Lynda Kraxberger

  Is any publicity good publicity for Donald Trump?  He’s certainly testing that proposition with his attack on John McCain’s war record.  And some say the media are depriving more serious presidential contenders of oxygen by focusing so much on the real estate mogul and reality TV star.  Amateur drones are getting in the way of California firefighters.  The publisher of the celebrity gossip site Gawker pulls a salacious story, prompting two of his editors to quit.  Critics accuse journalists of being too quick to blame sexism for the resignation of Reddit’s CEO.  And Harper Lee’s new novel raises some difficult questions for reviewers.  It’s Views of the News with Missouri School of Journalism professors Mike McKean, Lynda Kraxberger and Jamie Grey.

When a minor is charged with a heinous crime

Jun 7, 2014
ABC7 Chicago

  Prosecutors say two 12-year-old southeastern Wisconsin girls stabbed their 12-year-old friend nearly to death in the woods to please a mythological creature they learned about online. The girls have been charged as adults. Should the media publish their names and show their faces in its coverage? Missouri School of Journalism faculty Amy Simons, Lynda Kraxberger and Jim Flink discuss the issue.

Marcus Qwertyus / Wikimedia Commons

  The Columbia Missourian announced it is dropping its paywall revenue model, replacing it with a new survey model. Readers will be able to access content -- and share it on social media -- after taking a short Google survey. Missouri School of Journalism faculty Amy Simons, Lynda Kraxberger and Jim Flink discuss the issue.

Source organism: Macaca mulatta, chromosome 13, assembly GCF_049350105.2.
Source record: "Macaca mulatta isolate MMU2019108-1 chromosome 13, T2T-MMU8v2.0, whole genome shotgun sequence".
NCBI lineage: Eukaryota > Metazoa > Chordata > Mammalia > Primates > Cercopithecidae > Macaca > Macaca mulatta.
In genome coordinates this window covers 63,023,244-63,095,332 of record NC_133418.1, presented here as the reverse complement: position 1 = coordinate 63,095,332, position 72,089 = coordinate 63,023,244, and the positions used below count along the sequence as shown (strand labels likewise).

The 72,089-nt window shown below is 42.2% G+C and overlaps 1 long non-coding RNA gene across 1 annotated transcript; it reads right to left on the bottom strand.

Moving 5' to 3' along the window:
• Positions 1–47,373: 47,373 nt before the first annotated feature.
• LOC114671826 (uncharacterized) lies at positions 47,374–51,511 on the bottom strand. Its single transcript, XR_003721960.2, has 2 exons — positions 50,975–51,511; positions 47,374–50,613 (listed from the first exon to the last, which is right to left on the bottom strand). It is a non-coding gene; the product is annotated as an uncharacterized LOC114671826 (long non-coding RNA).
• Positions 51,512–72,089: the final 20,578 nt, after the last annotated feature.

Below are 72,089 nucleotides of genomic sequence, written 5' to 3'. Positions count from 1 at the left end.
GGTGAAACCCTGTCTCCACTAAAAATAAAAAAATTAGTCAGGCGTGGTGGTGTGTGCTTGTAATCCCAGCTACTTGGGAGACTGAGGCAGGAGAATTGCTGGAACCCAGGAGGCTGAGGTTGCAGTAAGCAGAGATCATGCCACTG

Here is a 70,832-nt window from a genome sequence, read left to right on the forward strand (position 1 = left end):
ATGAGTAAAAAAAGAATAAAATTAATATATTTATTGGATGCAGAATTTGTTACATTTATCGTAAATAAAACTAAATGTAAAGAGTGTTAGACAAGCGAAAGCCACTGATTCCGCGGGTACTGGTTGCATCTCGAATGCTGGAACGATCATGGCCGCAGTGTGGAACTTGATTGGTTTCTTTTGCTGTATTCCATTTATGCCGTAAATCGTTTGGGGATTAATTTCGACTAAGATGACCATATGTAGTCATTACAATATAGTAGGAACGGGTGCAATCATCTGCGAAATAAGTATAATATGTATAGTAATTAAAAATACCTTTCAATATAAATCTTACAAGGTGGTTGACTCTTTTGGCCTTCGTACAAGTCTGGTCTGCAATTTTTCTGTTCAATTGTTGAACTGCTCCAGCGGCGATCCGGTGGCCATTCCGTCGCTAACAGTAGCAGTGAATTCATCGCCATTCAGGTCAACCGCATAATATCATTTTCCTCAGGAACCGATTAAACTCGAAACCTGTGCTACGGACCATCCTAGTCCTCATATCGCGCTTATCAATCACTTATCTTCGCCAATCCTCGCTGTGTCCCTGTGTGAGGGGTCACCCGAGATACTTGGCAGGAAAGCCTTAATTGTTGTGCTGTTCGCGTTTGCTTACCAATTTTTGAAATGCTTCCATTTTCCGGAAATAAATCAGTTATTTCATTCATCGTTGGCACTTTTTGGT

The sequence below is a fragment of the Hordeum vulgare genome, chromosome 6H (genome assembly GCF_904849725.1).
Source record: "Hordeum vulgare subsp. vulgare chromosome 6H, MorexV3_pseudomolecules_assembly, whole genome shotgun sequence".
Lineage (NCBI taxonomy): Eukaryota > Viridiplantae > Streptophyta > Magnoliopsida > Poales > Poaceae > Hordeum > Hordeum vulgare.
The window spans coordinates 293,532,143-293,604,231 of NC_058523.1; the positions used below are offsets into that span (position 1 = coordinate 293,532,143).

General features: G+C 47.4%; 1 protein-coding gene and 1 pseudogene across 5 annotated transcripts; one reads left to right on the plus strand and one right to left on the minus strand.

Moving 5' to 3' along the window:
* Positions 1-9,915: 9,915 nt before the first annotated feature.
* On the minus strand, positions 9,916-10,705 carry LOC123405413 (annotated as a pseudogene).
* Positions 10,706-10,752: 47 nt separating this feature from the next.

The complicated story of Bowe Bergdahl's release

Jun 6, 2014
U.S. Army Photo

  On Saturday, May 31, President Barack Obama stood on the White House lawn flanked by Bergdahl's parents, to annnounce his release. Since then, the story has taken several twists and turns. Missouri School of Journalism faculty Amy Simons, Lynda Kraxberger and Jim Flink discuss the issue.

Hero or deserter? Negotiating with terrorists? The story of Bowe Bergdahl’s release has taken several twists since President Obama’s announcement Saturday afternoon.  Also, how young is too young when showing images of children facing adult criminal charges, a CNN reporter arrested on live television, and remembering Tiananmen Square 25 years later. From the Missouri School of Journalism professors Amy Simons, Lynda Kraxberger and Jim Flink: Views of the News.

U.S. Army photo

It was 2009 when Army Pfc. Bowe Bergdahl was captured and held as a prisoner of war in Afghanistan.  Saturday, President Barack Obama stood on the White House lawn flanked by Bergdahl's parents, to annnounce his release.

The Taliban freed Bergdahl as part of a prisoner swap.  In exchange for his release, the U.S. government agreed to release five prisoners from Guantanamo Bay.